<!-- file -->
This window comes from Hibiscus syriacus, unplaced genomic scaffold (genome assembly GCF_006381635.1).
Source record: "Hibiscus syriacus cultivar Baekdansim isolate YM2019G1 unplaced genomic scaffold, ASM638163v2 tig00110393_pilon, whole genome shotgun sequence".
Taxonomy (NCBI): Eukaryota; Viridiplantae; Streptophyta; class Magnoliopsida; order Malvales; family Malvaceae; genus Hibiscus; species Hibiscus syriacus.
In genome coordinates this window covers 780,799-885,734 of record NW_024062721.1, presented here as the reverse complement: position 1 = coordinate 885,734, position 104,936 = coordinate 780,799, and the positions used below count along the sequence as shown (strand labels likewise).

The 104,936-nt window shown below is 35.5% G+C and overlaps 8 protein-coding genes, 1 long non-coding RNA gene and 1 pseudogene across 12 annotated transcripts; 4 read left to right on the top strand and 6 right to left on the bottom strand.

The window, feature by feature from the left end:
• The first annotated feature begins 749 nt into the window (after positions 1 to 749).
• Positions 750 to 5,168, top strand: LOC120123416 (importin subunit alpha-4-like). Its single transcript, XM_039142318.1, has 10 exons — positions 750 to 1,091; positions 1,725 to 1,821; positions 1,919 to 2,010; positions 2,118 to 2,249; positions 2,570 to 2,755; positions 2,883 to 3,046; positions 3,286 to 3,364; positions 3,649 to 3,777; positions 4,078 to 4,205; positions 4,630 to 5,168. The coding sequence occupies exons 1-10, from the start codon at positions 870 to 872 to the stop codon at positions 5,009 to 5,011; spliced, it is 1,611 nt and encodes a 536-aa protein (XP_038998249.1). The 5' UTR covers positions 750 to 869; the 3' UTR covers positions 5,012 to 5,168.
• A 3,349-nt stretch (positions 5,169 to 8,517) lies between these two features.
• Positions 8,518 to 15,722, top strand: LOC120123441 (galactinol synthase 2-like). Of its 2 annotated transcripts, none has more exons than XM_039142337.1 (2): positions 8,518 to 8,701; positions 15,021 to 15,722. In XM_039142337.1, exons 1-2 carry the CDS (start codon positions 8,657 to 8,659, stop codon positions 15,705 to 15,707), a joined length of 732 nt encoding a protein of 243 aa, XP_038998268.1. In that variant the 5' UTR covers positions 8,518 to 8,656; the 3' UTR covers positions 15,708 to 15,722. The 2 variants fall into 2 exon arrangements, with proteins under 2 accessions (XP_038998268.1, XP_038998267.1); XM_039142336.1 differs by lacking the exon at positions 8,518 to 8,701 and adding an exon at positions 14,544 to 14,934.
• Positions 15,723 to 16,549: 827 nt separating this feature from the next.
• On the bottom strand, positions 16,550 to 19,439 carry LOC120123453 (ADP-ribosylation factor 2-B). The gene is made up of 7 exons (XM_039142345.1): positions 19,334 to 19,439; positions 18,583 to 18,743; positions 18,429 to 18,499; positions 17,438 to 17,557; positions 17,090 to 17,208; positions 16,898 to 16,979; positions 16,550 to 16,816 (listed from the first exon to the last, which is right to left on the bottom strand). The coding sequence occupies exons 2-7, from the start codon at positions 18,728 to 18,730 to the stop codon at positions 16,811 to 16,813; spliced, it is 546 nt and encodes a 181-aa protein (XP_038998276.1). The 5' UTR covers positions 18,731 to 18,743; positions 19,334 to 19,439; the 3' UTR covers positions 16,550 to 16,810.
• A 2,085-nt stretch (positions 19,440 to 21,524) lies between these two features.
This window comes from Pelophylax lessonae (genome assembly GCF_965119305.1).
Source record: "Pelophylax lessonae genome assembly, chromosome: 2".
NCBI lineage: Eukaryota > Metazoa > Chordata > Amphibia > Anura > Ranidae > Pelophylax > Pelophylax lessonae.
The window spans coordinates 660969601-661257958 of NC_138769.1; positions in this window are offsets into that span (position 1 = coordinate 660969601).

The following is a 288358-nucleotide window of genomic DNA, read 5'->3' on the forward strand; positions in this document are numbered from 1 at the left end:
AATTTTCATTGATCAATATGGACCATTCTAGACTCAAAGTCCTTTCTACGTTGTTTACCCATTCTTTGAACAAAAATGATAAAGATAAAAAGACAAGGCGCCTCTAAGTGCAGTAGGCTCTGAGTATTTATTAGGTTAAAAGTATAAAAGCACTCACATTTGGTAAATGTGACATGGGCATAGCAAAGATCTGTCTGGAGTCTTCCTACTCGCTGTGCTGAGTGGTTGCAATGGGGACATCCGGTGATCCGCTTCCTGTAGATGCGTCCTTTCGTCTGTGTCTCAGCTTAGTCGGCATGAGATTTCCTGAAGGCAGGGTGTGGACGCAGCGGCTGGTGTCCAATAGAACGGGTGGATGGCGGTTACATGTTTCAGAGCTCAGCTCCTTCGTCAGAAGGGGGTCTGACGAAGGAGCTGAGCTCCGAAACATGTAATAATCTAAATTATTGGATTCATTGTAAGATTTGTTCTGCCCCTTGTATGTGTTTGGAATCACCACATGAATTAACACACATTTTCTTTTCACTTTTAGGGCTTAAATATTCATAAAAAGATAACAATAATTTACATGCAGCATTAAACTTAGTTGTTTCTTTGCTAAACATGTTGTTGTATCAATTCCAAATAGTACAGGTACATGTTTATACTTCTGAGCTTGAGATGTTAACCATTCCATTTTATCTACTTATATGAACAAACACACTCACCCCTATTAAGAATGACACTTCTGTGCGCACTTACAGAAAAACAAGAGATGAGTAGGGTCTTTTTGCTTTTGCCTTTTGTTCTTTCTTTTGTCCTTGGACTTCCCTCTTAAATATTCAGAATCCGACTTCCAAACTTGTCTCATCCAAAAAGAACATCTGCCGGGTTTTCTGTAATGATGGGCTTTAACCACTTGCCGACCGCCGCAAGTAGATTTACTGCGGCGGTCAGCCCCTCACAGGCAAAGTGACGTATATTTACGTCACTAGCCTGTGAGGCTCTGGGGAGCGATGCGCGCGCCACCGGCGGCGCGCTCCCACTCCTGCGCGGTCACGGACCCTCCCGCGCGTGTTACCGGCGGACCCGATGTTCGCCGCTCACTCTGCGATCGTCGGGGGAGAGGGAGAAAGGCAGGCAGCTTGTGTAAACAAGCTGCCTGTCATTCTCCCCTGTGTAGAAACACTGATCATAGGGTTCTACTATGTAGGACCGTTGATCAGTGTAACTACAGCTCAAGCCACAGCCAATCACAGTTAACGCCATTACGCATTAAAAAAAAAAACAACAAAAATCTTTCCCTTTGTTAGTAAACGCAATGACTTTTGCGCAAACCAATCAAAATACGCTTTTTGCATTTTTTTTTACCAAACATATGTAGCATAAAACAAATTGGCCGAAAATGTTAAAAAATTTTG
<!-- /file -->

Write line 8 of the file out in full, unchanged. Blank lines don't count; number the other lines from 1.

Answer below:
• Positions 750 to 5,168, top strand: LOC120123416 (importin subunit alpha-4-like). Its single transcript, XM_039142318.1, has 10 exons — positions 750 to 1,091; positions 1,725 to 1,821; positions 1,919 to 2,010; positions 2,118 to 2,249; positions 2,570 to 2,755; positions 2,883 to 3,046; positions 3,286 to 3,364; positions 3,649 to 3,777; positions 4,078 to 4,205; positions 4,630 to 5,168. The coding sequence occupies exons 1-10, from the start codon at positions 870 to 872 to the stop codon at positions 5,009 to 5,011; spliced, it is 1,611 nt and encodes a 536-aa protein (XP_038998249.1). The 5' UTR covers positions 750 to 869; the 3' UTR covers positions 5,012 to 5,168.